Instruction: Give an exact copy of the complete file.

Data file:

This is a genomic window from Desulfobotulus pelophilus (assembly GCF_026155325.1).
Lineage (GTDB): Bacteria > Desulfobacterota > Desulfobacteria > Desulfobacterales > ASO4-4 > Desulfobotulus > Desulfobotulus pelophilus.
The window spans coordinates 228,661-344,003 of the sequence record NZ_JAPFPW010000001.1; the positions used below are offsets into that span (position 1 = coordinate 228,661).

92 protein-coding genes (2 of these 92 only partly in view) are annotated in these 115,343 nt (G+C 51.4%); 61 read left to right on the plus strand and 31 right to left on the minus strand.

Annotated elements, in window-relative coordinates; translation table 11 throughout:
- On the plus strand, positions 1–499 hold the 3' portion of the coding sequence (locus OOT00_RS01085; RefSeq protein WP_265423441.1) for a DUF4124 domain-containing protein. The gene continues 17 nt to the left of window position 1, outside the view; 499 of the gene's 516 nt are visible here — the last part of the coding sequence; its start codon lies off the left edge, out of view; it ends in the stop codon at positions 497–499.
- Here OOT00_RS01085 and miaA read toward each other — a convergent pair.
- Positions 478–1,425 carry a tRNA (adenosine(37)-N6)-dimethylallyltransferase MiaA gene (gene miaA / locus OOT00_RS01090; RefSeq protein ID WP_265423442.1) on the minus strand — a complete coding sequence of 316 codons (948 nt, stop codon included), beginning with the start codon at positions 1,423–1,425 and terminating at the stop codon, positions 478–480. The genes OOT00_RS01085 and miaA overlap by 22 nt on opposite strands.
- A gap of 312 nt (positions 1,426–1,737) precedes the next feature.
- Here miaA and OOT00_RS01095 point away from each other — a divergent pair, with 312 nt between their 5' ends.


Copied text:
This is a genomic window from Desulfobotulus pelophilus (assembly GCF_026155325.1).
Lineage (GTDB): Bacteria > Desulfobacterota > Desulfobacteria > Desulfobacterales > ASO4-4 > Desulfobotulus > Desulfobotulus pelophilus.
The window spans coordinates 228,661-344,003 of the sequence record NZ_JAPFPW010000001.1; the positions used below are offsets into that span (position 1 = coordinate 228,661).

92 protein-coding genes (2 of these 92 only partly in view) are annotated in these 115,343 nt (G+C 51.4%); 61 read left to right on the plus strand and 31 right to left on the minus strand.

Annotated elements, in window-relative coordinates; translation table 11 throughout:
- On the plus strand, positions 1–499 hold the 3' portion of the coding sequence (locus OOT00_RS01085; RefSeq protein WP_265423441.1) for a DUF4124 domain-containing protein. The gene continues 17 nt to the left of window position 1, outside the view; 499 of the gene's 516 nt are visible here — the last part of the coding sequence; its start codon lies off the left edge, out of view; it ends in the stop codon at positions 497–499.
- Here OOT00_RS01085 and miaA read toward each other — a convergent pair.
- Positions 478–1,425 carry a tRNA (adenosine(37)-N6)-dimethylallyltransferase MiaA gene (gene miaA / locus OOT00_RS01090; RefSeq protein ID WP_265423442.1) on the minus strand — a complete coding sequence of 316 codons (948 nt, stop codon included), beginning with the start codon at positions 1,423–1,425 and terminating at the stop codon, positions 478–480. The genes OOT00_RS01085 and miaA overlap by 22 nt on opposite strands.
- A gap of 312 nt (positions 1,426–1,737) precedes the next feature.
- Here miaA and OOT00_RS01095 point away from each other — a divergent pair, with 312 nt between their 5' ends.